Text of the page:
Things have been just as bad on the Internet. Many web sites devote large portions of their pages to ads, forcing them on computer users whose screen space is precious. These ads are hard to ignore; they are over-colored and animated. To make matters worse, some advertisers deploy pop-up ads: little windows that jump onto to your computer screen obscuring the pages you are trying to view. We don’t have comparable data on how annoying these ads are, but anecdotes suggest the ads are not effective. And everyone hates spam.

The Internet user, unlike the TV viewer, can fight back. They can write programs to process incoming web-pages and emails to block pop-ads or strip out ads entirely. The same kinds of trick are available to TiVo users. The day of viewer control of content is at hand!

Internet advertisers should emulate magazine advertisers, not broadcasters. Magazines have never been able to force-feed ads, and they are better for it. An average magazine devotes 60% of its space to advertising, while television ads take up only 25% of the broadcast time. Yet 83% of adults find magazine ads appealing while only 69% find television ads appealing. Also, 44% of magazine readers report shopping for things advertised in a magazine while 36% of television ad viewers do so. Figure 1 illustrates the facts.

Better advertiser behavior is induced by pay-per-click, an ad pricing policy in which advertisers pay only when someone clicks on their ad. This simple change revolutionized Internet ads and led to the emergence of Google. Now the advertisers are spared Wanamaker’s problem: every item they pay for represents an interested customer. Advertisers are no longer motivated to force their ads on viewers because they want the clicks they pay for to represent genuine interest. Everyone’s motivations are aligned. If I search for information about a problem, I’ll be happy to see ads for solutions. The ads are unobtrusive and brief because Google wants me to click on them to get further information.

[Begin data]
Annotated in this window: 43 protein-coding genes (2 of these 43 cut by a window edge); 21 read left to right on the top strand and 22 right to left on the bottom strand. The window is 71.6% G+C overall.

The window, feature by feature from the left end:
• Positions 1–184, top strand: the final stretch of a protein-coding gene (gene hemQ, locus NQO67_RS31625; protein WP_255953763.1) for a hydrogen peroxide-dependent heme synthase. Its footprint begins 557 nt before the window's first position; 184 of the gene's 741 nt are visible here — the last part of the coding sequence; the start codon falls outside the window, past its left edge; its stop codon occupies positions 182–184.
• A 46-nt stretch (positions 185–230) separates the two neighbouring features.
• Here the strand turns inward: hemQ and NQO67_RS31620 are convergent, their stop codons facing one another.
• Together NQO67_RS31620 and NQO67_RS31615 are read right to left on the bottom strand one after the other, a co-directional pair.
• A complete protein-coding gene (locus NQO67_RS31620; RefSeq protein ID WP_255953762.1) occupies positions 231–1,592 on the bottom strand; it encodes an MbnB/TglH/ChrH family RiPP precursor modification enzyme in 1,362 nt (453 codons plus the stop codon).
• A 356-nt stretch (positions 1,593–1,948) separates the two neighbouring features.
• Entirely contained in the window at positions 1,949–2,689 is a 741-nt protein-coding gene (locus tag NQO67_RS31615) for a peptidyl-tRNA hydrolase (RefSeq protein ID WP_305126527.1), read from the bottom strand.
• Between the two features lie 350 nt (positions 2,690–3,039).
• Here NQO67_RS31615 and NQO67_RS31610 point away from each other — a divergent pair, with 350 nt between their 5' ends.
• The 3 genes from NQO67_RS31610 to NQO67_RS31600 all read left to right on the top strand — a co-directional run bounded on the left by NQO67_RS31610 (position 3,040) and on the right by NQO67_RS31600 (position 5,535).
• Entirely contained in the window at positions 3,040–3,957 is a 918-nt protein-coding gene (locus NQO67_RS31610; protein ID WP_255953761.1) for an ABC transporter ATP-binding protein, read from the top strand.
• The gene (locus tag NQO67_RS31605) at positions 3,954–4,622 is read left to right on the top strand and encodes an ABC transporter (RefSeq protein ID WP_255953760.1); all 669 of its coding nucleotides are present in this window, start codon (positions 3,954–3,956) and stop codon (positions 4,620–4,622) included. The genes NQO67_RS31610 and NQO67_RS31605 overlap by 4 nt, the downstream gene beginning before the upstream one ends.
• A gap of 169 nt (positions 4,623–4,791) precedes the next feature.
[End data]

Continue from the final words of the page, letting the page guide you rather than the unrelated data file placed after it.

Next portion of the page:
Diversity and the Long Tail

The mass-produced Model T was a one-size-fits-all car. One ad was sufficient for all, too. In the mass market days, one applied an 80-20 rule: If 80% of the sales are concentrated in 20% of the product line, stop selling everything but the 20%. Now things are different. Manufacturing techniques have improved and spread worldwide making popular products are so cheap that exotic things produce more profit.

Markets are dividing into hundreds, even thousands of niches. We all spread out our demands over many more different products. Chris Anderson, editor of Wired, calls the part of a market with great diversity the long tail.[3] If you rank all the song titles in the world by popularity and draw a graph of the results, there will be a long tail on the graph where the less popular ones are found. The longer and higher the tail, the more diverse are the tastes of the population. Generally, the tails are getting longer for everything because people desire more diversity, and it is getting easier to deliver.

Figure 2 shows such a graph and makes the point that Rhapsody, an online music seller, offers 20 times the number of titles that Wal-Mart does. Similarly, bookseller Amazon and DVD renter Netflix offer 20 times the titles of their conventional competitors. Over 20% of the sales of these online companies are of things you can’t find at the competitors.

Anderson believes, furthermore, that diversity is growing; and there’s money to be made from the 80% of customers left out by the 80-20 rule­—those people seeking things ranked in the long tail. He argues that the supply of increased diversity will stimulate demand for even more diversity so that the curves will get flatter.

 

Figure 2. The graph of the long tail

 

Just as the needs of mass production encourage broadcasting the same ads to everyone, the current marketing needs of business will drive diversity. Sellers want qualified buyers—ones who are interested and able to buy their products. Therefore, they like niche magazines or other outlets that pre-qualify the buyers. Just as a Google reader is searching for the answer to a problem, the Google advertiser is searching for people needing his solution. Therefore, he wants the material attracting the reader to be as specific as possible. In other words, we’re getting more diversity not just because we might like it, but also because the sellers use it as a tool to sort through the population in their search for buyers.

Our media are becoming bigger and far more diverse. Magazines, already very diverse, represent a glimpse of the future. Viewers are going to gain more control over what they watch and when they watch it. Advertisers better learn to flirt.

 

 



[1] http://www.sirc.org/publik/flirt.html

[2] http://www.jrosenfield.com/articles/WhyAmericansHateAdvertising.htm

[3] Chris Anderson, http://longtail.typepad.com/